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    The communication needs of many parallel applications exhibit what we call switching locality. In such applications, each computation entity (process, thread, etc.) tends to restrict its communication to a small set of other entities. The physical location or proximity of these entities can be arbitrary, as long as the communication degree is small. The Interconnection Cached Network (ICN) is a reconfigurable network ideally suited for exploiting such locality. The use of fast small crossbar switches (Interconnection Caches) with a larger, but slower, reconfigurable network (optimized for connectivity) lets the ICN adapt to the communication requirements of individual applications, potentially achieving higher performance. Embedding communication patterns efficiently in an ICN, requires finding a bounded l-contraction of the underlying communication graph. The problem of identifying whether a graph has a bounded and l-contraction for a given integer l is known to be NP-complete for l>2. We describe a heuristic algorithm based on simulated annealing for this problem. We test the effectiveness of our approach by using it to embed graphs, representing regular communication patterns, for which the best solutions are deterministically known. The algorithm does not rely on any structural information of the communication pattern and is therefore applicable to irregular patterns as well. The results of applying our heuristics to embed such irregular graphs are also presented View full abstract»

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  • Hot-potato algorithms for permutation routing

    Page(s): 1168 - 1176
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    We develop a methodology for the design of hot-potato algorithms for routing permutations. The basic idea is to convert existing store-and-forward routing algorithms to hot-potato algorithms. Using it, we obtain the following complexity bounds for permutation routing: n×n Mesh: 7n+o(n) steps; 2n hypercube: O(n2) steps; n×n Torus: 4n+o(n) steps. The algorithm for the two-dimensional grid is the first to be both deterministic and asymptotically optimal. The algorithm for the 2n-nodes Boolean cube is the first deterministic algorithm that achieves a complexity of o(2n) steps View full abstract»

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  • Multicoloring of grid-structured PDE solvers on shared-memory multiprocessors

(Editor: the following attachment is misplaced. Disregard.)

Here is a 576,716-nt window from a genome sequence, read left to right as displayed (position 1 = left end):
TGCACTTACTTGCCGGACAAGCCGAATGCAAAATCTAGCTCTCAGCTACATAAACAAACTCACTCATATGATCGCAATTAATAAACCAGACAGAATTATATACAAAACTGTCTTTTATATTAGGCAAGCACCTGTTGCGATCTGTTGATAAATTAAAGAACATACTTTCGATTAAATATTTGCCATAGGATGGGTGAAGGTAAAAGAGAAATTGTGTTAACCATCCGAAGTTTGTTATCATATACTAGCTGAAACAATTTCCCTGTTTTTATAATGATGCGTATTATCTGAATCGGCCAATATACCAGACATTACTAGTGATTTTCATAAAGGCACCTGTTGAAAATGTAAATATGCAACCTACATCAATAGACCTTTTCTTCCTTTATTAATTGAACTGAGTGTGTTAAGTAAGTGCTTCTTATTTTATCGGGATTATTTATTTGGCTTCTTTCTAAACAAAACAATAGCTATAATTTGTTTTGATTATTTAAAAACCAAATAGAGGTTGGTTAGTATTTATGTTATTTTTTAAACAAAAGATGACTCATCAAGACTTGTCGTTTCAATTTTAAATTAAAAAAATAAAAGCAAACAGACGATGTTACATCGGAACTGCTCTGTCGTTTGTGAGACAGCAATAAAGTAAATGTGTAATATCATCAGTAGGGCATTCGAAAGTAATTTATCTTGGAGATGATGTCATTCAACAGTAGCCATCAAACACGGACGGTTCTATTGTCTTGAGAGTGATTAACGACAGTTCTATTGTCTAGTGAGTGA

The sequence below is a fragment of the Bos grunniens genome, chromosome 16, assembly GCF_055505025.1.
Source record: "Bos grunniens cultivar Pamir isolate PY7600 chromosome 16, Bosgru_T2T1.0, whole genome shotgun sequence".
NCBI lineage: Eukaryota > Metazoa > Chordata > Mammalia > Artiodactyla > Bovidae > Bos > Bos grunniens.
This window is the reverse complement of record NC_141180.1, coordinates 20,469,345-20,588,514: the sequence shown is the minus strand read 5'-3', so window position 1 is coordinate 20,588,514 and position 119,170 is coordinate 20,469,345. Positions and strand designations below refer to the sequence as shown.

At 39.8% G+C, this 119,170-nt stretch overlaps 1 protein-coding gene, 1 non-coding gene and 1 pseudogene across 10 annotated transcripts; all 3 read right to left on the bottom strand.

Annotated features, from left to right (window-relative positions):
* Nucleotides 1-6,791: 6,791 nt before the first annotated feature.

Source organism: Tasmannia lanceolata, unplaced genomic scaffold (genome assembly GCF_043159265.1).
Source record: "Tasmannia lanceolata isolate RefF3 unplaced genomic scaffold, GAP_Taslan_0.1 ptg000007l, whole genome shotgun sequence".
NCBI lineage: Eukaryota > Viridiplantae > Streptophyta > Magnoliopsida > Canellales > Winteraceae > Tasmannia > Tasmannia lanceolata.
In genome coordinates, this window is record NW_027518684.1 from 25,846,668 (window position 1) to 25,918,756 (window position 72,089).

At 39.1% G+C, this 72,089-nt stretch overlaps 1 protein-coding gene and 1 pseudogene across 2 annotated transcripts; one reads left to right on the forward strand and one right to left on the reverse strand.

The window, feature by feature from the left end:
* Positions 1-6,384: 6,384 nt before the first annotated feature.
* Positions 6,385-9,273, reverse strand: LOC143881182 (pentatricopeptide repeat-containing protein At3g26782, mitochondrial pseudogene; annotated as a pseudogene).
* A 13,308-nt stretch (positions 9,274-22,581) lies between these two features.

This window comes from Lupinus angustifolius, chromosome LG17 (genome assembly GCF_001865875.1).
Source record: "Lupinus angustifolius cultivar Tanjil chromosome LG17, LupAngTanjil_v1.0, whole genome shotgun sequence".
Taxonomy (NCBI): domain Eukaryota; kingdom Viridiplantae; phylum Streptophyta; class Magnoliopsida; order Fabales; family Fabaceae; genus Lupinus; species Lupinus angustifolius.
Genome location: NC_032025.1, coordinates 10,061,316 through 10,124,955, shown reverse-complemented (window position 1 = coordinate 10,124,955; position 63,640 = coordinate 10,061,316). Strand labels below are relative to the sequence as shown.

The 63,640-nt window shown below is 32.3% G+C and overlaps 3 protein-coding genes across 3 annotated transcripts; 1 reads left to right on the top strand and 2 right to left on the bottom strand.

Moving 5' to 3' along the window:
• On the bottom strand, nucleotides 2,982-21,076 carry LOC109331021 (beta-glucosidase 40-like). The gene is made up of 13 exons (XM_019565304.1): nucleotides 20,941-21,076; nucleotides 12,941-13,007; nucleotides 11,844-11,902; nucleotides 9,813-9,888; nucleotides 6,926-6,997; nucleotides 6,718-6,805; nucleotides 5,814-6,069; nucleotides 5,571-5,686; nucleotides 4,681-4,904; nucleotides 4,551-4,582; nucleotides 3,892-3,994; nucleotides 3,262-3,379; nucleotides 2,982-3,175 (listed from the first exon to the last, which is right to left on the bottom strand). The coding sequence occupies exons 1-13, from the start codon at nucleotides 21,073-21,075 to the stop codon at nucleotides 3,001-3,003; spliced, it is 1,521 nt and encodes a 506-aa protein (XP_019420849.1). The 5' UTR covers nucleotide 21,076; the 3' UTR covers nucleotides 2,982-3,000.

Page(s): 1195 - 1205
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    In order to execute a parallel PDE (partial differential equation) solver on a shared-memory multiprocessor, we have to avoid memory conflicts in accessing multidimensional data grids. A new multicoloring technique is proposed for speeding sparse matrix operations. The new technique enables parallel access of grid-structured data elements in the shared memory without causing conflicts. The coloring scheme is formulated as an algebraic mapping which can be easily implemented with low overhead on commercial multiprocessors. The proposed multicoloring scheme bas been tested on an Alliant FX/80 multiprocessor for solving 2D and 3D problems using the CGNR method. Compared to the results reported by Saad (1989) on an identical Alliant system, our results show a factor of 30 times higher performance in Mflops. Multicoloring transforms sparse matrices into ones with a diagonal diagonal block (DDB) structure, enabling parallel LU decomposition in solving PDE problems. The multicoloring technique can also be extended to solve other scientific problems characterized by sparse matrices View full abstract»

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Aims & Scope

IEEE Transactions on Parallel and Distributed Systems (TPDS) is published monthly. It publishes a range of papers, comments on previously published papers, and survey articles that deal with the parallel and distributed systems research areas of current importance to our readers.

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Editor-in-Chief
David Bader
College of Computing
Georgia Institute of Technology